Petr Yan of Russia celebrates after his knockout victory over Teruto Ishihara of Japan in their bantamweight bout during the UFC Fight Night event at the Singapore Indoor Stadium on June 23, 2018 in Singapore. (Photo by Jeff Bottari/Zuffa LLC/Zuffa LLC via Getty Images)" align="center" />
While the action at UFC Fight Night: Cowboy vs. Edwards kicked off in the early morning hours in North America, the athletes stepping into the Octagon inside Singapore Indoor Stadium were wide awake and ready to put on a show.
Six of the nine bouts ended inside the distance and the three that went to the cards were entertaining affairs as well, rewarding all those who got up early to take in the festivities with an electric start to Saturday’s event.
TERUTO ISHIHARA vs. PETR YAN
Arriving with a ton of fanfare, Yan made good on his advanced billing, melting Ishihara with a series of clean, heavy punches along the cage in the closing moments of the opening round.
Stalking Ishihara from the outset, Yan quickly popped to his feet after a surprising takedown put on him on the canvas and once he found his range, the bantamweight newcomer found a home with his punches. While Ishihara looked to recover from the first blow that felled him, Yan didn’t give him any room to breathe, swarming with more power and putting him back on the canvas for good seconds later.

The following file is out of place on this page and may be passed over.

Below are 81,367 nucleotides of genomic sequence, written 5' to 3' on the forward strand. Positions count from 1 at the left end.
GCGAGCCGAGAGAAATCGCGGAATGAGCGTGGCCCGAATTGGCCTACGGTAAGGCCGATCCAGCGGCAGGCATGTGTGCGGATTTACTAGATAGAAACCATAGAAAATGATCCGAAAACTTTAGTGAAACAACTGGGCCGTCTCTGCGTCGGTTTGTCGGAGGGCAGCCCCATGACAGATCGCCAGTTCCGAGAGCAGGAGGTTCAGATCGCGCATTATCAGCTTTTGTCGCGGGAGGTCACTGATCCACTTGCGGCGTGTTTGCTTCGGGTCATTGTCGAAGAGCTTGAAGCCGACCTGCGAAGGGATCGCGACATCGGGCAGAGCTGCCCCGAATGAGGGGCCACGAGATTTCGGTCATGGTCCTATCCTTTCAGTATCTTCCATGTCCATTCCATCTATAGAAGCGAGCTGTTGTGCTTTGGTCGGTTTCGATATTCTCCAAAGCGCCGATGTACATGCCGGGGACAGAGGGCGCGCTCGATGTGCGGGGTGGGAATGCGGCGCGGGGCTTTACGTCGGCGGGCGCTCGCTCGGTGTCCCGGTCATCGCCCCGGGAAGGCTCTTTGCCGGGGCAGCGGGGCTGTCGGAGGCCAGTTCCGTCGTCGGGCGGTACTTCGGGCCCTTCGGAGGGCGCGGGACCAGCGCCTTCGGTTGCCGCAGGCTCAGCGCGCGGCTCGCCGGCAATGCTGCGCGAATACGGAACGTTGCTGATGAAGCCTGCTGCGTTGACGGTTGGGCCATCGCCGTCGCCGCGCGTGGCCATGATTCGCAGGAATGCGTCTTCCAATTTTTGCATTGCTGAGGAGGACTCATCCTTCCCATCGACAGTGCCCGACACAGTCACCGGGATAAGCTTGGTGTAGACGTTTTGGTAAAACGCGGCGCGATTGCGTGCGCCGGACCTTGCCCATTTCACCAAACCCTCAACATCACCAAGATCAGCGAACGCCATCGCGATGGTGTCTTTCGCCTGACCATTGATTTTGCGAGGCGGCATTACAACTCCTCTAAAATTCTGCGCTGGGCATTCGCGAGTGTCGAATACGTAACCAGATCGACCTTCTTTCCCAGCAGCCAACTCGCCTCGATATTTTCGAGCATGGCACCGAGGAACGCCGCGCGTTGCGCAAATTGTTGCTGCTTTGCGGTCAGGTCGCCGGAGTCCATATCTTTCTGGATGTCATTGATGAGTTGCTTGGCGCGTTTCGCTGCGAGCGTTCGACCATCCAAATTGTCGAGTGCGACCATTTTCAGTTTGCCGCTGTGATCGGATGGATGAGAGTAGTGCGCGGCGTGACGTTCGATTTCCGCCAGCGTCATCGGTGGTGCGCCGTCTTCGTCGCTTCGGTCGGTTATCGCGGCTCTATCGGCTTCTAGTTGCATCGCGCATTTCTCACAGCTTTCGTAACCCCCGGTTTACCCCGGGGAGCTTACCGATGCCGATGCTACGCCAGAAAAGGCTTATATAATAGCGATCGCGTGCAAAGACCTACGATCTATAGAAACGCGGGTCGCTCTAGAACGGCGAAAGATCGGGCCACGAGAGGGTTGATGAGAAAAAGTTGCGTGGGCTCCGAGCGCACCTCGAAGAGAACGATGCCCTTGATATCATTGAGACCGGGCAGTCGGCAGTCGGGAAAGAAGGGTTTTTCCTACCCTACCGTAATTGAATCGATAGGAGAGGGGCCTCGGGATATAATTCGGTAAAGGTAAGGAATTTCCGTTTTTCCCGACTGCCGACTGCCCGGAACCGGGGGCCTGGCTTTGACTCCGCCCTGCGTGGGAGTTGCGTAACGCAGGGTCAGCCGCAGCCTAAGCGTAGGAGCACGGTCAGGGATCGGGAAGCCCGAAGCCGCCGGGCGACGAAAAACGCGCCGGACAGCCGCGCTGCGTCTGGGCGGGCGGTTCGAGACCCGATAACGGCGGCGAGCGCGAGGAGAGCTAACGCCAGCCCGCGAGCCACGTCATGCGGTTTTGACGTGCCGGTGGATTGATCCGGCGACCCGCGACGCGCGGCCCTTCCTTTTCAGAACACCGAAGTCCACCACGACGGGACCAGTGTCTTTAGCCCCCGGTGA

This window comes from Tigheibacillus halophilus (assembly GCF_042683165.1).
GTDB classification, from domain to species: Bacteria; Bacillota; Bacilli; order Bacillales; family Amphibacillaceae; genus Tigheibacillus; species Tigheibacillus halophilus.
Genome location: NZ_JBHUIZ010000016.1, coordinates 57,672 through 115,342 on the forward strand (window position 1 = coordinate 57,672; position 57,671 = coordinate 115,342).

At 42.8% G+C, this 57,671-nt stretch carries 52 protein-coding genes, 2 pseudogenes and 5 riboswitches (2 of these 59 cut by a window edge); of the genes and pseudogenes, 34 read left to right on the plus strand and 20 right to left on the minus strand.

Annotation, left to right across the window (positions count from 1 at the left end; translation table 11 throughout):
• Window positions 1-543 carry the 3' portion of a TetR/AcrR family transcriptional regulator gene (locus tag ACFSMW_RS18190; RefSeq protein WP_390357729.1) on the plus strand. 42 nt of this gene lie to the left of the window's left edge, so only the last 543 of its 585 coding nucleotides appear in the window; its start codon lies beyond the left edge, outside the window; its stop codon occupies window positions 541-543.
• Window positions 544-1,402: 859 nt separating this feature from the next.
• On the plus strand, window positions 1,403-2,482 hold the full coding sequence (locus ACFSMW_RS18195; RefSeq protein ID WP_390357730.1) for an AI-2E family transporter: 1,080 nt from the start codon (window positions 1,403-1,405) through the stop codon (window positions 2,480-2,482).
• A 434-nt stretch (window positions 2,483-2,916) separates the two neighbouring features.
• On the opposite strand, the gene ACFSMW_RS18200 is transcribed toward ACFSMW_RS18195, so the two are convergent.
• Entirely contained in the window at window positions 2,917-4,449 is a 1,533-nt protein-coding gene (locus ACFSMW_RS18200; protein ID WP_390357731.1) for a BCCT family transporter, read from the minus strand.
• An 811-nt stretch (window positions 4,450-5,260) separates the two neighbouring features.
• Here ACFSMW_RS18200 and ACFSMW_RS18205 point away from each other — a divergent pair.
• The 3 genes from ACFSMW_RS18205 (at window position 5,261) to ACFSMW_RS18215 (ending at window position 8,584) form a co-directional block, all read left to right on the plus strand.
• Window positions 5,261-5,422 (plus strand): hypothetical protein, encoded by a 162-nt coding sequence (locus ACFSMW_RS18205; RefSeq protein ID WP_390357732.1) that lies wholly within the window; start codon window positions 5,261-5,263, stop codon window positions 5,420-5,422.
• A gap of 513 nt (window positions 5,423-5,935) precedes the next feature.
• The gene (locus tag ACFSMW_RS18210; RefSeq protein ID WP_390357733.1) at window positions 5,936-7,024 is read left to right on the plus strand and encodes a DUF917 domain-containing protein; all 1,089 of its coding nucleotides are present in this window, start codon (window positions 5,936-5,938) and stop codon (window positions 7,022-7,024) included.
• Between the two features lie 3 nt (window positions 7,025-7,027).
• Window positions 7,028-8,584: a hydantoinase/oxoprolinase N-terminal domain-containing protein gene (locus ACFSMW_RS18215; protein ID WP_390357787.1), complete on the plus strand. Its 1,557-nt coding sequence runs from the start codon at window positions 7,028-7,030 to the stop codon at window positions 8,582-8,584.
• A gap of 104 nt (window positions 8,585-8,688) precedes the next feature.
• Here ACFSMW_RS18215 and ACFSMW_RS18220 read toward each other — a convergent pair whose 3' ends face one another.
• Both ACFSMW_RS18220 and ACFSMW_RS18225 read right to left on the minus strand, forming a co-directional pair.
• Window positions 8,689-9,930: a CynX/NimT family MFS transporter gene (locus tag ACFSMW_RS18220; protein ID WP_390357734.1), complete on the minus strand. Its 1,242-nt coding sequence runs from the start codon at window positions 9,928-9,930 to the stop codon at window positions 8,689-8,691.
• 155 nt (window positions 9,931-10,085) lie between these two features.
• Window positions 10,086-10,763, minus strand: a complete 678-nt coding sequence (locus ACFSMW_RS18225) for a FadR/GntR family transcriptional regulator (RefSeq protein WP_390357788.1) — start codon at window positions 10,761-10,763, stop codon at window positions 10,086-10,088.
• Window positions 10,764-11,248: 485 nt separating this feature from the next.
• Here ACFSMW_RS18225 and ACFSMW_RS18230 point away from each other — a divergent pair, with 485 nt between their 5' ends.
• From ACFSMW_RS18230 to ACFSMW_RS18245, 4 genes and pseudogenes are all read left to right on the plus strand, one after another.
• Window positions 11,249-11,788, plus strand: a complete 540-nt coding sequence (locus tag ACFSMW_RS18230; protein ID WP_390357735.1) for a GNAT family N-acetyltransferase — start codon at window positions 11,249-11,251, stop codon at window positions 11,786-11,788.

Backing up the hype in your promotional debut can be a challenge, but it was no trouble for Yan, who became the first man to stop Ishihara with strikes and extended his winning streak to four while making an immediate impact in the 135-pound weight division on Saturday night.
Just 20-years-old, Song Yadong has quickly established himself as one of the best young prospects in the UFC.
Seven months after collecting a first-round submission win over Bharat Khandare in his promotional debut, “The Terminator” returned to the Octagon, took a considerable step up in competition and showed out against Arantes, dominating the more seasoned Brazilian before flooring him with a hellacious elbow off the break that brought the fight to a sudden halt.
Those are the little elements that separate good fighters from great fighters and while it’s very early, Song continues to show that he’s someone with obvious upside and a ton of potential in the featherweight division.
No pair was more heated with each other in the build to Fight Night than Dy and Young as the featherweights jawed with each other from the time the bout was signed through the weigh-ins on Friday. When the cage door closed on Saturday, those tensions came spilling out, producing an action-packed affair inside the Octagon.
Young wanted to make an impression in his first appearance on a full fight camp after dropping a short-notice decision to Alexander Volkanovski in his debut and the New Zealander did just that, constantly staying in Dy’s face, busting him up and knocking him out in the final seconds of the middle round with a short elbow that dropped Dy where he stood.
Tough as nails and eager to sling, this was a breakout performance for the intense and entertaining new addition to the featherweight ranks.
Having spent the previous three years on the sidelines, Aldana had no interest in engaging in a feeling out process or throwing anything other than smoke in his long-awaited UFC debut and Song was more than happy to join him in power shot showdown.
Color commentator Dan Hardy called this a game of Russian Roulette as Song and Aldana traded big shots in the center of the Octgaon and “The Outlaw” was proven correct. In the waning moments of the second round, Song connected with a right hand to the temple that sat Aldana down and from there, the Chinese welterweight quickly and efficiently pounded out the finish.